All Luke left in our old apartment for me was a single banker’s box of what he considered to be “my possessions.” One of those white cardboard boxes with the handles built into the side, the box truly signified that I had been fired from my seven-year relationship.
The move was cruel and calculated, but it was factual. A Texas vagabond who never left owned enough possessions to where she couldn’t pack up and move to another town at the drop of a hat, the few things which were truly mine sat cased in that box.
I tipped the contents of the box out onto the floor to take stock of my arsenal. A hairbrush, a stick of Secret with only 25% remaining, a frayed toothbrush, a half-filled pint of cheap vodka and a few changes of clothes (unwashed) fell out onto the stiff carpet. Stuck in the bottom of the box were my only non-essential possessions that Luke returned to me – my high school yearbooks.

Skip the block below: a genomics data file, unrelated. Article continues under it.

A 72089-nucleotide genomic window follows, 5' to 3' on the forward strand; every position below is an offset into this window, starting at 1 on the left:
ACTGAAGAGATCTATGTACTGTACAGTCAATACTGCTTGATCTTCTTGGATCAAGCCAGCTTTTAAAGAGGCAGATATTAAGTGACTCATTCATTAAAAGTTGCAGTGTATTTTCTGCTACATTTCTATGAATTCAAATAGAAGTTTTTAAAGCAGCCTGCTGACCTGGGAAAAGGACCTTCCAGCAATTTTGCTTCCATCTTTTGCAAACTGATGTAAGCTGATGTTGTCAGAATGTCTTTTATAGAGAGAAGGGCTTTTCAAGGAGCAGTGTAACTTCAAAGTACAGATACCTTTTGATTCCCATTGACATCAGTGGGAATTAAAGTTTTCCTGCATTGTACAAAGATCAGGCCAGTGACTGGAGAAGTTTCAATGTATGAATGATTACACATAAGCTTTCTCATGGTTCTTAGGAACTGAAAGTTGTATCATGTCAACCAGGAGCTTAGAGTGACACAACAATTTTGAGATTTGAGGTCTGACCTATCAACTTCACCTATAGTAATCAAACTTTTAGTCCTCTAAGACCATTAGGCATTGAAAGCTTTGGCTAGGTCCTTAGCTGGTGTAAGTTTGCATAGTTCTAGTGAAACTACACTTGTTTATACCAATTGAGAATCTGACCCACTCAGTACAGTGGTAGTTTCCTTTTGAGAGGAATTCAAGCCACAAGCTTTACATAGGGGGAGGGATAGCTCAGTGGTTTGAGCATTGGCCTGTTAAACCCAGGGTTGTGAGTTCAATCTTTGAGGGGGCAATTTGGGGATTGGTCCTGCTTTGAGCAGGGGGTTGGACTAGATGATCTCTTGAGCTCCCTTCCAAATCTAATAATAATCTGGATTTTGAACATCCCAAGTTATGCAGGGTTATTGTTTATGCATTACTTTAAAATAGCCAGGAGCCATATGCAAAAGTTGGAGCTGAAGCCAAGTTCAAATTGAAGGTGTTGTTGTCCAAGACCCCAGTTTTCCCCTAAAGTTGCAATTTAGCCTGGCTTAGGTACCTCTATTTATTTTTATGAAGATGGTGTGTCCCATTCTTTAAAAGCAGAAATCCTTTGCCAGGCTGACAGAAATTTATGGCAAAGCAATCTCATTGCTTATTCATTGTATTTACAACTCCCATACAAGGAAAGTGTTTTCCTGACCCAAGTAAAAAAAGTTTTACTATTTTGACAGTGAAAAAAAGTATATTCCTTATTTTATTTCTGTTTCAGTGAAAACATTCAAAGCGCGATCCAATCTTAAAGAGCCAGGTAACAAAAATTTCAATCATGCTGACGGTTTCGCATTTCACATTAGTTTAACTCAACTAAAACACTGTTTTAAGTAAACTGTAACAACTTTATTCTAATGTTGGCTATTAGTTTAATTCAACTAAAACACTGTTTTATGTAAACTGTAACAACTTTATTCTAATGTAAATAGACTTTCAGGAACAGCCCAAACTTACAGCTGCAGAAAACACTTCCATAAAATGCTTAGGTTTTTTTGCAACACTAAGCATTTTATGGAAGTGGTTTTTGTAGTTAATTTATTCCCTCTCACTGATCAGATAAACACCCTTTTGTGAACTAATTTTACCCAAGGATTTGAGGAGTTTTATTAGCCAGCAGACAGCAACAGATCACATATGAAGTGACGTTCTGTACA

I laughed out loud when I saw the yearbooks lying there next to a pair of stained socks. The yearbooks were the only possessions of mine recovered from my mom’s house after she died, mailed to me by my aunt Helen along with a note which scolded me for my lack of sobriety at my mom’s funeral.
Nothing else to do on a Winter’s Sunday afternoon and a pinch of sad nostalgia coursing through my veins, I sat down on the floor and started combing through the yearbooks. I never could have imagined my early adult life would get so sad that I would yearn for the days of acne, broken braces, 7:50 a.m. bells and my fickle group of friends from East Lubbock High School, but that’s where I was. Sad. Sad. Sad.